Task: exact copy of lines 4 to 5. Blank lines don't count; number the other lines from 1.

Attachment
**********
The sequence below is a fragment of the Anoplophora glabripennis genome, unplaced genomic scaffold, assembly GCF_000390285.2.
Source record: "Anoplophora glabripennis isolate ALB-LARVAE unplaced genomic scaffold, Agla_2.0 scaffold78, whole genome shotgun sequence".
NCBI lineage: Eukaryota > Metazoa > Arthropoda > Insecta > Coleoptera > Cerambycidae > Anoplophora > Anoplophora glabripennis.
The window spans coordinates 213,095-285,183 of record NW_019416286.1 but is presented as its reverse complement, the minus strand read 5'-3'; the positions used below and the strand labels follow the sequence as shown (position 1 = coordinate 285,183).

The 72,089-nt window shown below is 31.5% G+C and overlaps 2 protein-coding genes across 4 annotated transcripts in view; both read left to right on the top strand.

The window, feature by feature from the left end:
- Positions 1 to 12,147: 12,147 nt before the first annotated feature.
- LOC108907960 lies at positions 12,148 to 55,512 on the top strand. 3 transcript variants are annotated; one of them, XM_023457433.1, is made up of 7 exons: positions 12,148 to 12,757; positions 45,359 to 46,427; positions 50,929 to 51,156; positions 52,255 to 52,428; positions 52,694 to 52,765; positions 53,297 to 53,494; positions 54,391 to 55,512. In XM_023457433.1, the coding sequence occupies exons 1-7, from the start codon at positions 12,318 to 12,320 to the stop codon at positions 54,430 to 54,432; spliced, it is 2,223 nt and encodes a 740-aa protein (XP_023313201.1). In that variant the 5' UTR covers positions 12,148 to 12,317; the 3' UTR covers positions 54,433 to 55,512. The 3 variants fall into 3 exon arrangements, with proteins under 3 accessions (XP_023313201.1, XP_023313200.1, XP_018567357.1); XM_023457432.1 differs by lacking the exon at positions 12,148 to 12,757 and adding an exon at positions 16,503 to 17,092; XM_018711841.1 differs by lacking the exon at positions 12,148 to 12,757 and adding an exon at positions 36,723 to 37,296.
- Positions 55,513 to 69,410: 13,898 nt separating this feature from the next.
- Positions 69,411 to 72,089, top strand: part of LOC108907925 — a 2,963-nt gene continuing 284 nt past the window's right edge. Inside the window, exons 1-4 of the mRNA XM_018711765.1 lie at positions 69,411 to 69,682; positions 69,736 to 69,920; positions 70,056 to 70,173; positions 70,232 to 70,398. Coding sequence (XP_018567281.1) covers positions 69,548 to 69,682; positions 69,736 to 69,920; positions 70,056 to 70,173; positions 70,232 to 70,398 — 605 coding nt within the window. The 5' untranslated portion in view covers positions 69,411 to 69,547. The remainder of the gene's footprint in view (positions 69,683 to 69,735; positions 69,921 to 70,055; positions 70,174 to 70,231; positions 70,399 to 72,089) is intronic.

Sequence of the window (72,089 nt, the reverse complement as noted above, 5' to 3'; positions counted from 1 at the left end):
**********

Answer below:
The window spans coordinates 213,095-285,183 of record NW_019416286.1 but is presented as its reverse complement, the minus strand read 5'-3'; the positions used below and the strand labels follow the sequence as shown (position 1 = coordinate 285,183).

The 72,089-nt window shown below is 31.5% G+C and overlaps 2 protein-coding genes across 4 annotated transcripts in view; both read left to right on the top strand.